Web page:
Germany’s Accounting Scandal
Germany’s Accounting Scandal
The scandal at Wirecard AG hasn’t just exposed a multi-billion dollar hole in the accounts of one of Germany’s most hyped fintech companies. It has also revealed a void at the heart of the country’s regulatory regime.
Angela Merkel’s government needs to ask itself some tough questions about the effectiveness of BaFin as a watchdog for its financial markets, including whether it should continue in its present form. But this is a European problem too.
The supervisory failures are so bad that the European Union is complaining about the possible damage to its own reputation as a safe place to invest. Brussels will rightly open an investigation into the Wirecard fiasco. One hopes that this will accelerate the process toward a stronger pan-European regulatory body that might overcome the tendency for national supervisors to go easy on their domestic companies.
The European Securities Markets Authority, the EU’s market regulator, needs to be given a central role in governing the continent’s companies, as has already happened with the European Central Bank’s oversight of banking. The ECB hasn’t been a perfect supervisor: It could have put more pressure on Deutsche Bank AG, Germany’s struggling flagship lender. But it has done a better job than BaFin, which failed to adequately monitor the German banking system before the financial crisis.
Wirecard’s collapse is certainly a humiliation for Germany’s supervisors. A number of short sellers, and a group of Financial Times journalists, have for years been reporting disturbing facts about the company and, in particular, the reliability of its accounts. BaFin failed to follow up speedily on their work, despite receiving tips from a whistleblower and complaints from other regulatory authorities. Instead, it pointed the finger the other way: banning the short selling of Wirecard stock temporarily and opening an investigation into the FT’s reporters.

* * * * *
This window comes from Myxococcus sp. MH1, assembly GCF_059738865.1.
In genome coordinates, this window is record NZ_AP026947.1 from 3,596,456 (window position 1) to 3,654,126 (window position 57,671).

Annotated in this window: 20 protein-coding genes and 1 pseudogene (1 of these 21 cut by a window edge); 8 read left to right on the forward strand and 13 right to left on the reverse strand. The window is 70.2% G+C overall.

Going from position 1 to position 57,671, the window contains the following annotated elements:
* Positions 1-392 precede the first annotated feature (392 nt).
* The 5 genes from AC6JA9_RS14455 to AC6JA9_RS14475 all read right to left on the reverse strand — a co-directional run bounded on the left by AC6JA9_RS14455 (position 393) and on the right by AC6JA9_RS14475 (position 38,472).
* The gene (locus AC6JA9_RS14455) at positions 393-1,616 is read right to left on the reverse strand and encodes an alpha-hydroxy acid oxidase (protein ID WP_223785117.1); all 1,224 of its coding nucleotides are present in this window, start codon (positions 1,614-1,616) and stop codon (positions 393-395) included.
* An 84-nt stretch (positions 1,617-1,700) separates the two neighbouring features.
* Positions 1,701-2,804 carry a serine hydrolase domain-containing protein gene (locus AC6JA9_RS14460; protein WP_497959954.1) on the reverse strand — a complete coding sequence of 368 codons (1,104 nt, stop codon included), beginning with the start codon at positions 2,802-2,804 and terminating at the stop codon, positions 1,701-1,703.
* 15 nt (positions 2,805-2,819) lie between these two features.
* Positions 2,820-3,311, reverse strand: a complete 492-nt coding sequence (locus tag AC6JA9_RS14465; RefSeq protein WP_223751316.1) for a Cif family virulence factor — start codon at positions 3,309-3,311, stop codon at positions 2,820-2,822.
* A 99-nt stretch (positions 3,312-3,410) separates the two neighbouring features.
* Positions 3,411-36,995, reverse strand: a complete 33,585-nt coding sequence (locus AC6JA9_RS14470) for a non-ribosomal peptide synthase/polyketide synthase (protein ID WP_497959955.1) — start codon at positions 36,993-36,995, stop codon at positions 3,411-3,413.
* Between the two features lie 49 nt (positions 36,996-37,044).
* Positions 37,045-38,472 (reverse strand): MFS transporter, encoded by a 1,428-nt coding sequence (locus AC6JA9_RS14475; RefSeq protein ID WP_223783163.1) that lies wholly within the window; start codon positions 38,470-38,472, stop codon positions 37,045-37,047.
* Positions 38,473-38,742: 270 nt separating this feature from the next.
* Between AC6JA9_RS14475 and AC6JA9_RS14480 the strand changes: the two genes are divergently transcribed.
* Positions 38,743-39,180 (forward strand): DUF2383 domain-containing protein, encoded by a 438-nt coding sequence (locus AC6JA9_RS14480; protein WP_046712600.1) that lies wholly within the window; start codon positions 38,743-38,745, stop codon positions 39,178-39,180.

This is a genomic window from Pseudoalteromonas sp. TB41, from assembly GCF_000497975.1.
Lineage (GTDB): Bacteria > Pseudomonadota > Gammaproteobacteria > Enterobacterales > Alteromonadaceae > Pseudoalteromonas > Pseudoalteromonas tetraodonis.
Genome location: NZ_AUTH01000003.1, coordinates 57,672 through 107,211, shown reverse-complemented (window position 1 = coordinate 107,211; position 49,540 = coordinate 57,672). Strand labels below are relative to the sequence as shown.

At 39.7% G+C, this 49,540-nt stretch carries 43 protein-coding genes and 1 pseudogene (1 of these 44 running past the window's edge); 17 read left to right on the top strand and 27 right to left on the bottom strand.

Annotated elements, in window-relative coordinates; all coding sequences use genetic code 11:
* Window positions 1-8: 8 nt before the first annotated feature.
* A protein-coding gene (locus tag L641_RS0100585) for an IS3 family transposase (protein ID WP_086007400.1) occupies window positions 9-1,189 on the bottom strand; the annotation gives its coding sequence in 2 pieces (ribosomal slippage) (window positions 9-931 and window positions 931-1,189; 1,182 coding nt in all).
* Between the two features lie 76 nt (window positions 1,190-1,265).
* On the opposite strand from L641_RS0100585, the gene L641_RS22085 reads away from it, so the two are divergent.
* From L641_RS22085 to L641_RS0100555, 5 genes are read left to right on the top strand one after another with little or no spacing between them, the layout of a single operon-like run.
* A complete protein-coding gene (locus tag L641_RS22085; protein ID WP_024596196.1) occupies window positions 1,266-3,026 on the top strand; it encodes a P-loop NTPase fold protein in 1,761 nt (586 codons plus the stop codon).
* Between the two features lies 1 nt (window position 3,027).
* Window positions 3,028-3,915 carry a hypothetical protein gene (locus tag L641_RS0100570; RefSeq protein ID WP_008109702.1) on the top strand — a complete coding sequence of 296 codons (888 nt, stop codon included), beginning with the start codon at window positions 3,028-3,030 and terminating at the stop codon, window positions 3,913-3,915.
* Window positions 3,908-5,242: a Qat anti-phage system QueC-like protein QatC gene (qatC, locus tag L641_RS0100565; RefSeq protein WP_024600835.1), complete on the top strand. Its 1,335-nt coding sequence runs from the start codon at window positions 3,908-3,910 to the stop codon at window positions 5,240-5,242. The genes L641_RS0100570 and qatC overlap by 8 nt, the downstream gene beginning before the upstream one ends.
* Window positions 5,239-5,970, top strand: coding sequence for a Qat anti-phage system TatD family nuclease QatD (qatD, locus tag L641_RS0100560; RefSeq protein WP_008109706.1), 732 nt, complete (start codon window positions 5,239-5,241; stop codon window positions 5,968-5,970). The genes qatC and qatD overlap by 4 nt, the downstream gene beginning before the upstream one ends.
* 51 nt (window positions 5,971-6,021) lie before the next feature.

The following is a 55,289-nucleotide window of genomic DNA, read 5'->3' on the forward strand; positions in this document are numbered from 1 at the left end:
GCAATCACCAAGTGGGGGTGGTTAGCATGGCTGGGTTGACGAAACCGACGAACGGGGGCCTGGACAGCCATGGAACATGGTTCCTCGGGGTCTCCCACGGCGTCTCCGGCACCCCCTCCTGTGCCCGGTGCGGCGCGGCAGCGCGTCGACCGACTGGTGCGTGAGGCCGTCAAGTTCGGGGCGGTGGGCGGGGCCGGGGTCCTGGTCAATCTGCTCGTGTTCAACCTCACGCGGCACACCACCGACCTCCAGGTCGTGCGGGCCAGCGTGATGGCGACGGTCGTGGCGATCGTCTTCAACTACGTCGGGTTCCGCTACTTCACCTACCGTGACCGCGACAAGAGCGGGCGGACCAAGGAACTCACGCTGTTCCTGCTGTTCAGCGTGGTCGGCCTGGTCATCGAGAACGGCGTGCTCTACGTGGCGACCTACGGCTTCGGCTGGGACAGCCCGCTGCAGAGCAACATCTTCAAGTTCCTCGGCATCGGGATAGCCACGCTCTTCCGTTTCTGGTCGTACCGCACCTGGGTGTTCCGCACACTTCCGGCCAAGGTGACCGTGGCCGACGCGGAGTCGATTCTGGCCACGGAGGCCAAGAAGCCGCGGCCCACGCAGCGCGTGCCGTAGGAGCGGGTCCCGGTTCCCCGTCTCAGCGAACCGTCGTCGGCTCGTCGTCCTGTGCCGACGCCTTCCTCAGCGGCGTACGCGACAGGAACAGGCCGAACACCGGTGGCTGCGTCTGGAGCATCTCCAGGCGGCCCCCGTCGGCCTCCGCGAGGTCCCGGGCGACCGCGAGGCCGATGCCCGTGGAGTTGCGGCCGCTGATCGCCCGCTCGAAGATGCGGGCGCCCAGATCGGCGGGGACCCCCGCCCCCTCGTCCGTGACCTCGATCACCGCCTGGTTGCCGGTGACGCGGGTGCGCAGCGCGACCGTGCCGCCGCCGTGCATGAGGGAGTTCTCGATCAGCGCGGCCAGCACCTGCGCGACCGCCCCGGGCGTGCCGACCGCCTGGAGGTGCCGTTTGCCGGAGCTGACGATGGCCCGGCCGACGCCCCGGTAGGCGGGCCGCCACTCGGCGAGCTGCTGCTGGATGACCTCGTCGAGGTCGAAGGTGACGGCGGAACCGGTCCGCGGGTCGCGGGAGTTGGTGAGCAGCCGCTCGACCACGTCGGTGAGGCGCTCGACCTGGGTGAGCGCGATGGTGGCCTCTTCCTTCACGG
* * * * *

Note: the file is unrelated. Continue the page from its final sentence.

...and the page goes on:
Even after the company admitted that it couldn’t locate 1.9 billion euros ($2.1 billion) of cash, the German establishment was slow to acknowledge the gravity of the situation. Felix Hufeld, the head of BaFin, issued an apology, but he also said Wirecard was considered a technology company rather than a financial institution — a bizarre attempt to deflect blame given that Wirecard owned its own bank. Olaf Scholz, Germany’s finance minister, initially said that “the supervisory institutions worked very hard and they did their job.” He has since changed tack, demanding a rethink of Germany’s regulatory structure.
BaFin’s problems are structural and cultural. It is overseen by Germany’s finance ministry, meaning it lacks independence from political meddling. It may have also struggled to understand the world of fintech: Wirecard’s byzantine payment-transfers business was difficult for outsiders to make sense of. But shouldn’t that have raised its own concerns?
The EU is right to be putting the heat on Germany. Valdis Dombrovskis, the vice-president in charge of financial services, said in an FT interview on Friday that ESMA should lead a probe into BaFin’s behavior. The Commission could follow up with its own formal investigation. Provided these inquiries have teeth, they would show that even Germany is not beyond EU scrutiny.
The Commission should also accelerate plans to overhaul ESMA. At the moment, it is little more than a collection of national regulators, with no real powers of its own. Unsurprisingly, it failed to pick up what was happening in Germany. The Wirecard probe will be a key test of its independence. BaFin executives sit on the ESMA supervisory board.
A stronger, centralized markets regulator might even help deliver some EU states’ dream of a “capital markets union.” This aims to create a true pan-European equity market, and it would be a crucial step to strengthening the bloc’s financial stability.
A single markets regulator would doubtless have its failings. It would be subject to national lobbying, especially if its executives weren’t independent enough. There would still be problems in how to oversee companies that operate in multiple jurisdictions beyond Europe. Still, a strong pan-European watchdog would have more muscle to deal with international counterparts.
Much like the financial crisis exposed the cozy links between lenders and banking supervisors, the Wirecard scandal is a reminder of what’s wrong with the balkanized regulation of the securities markets. The EU should seize on this opportunity — and Germany should not get in the way.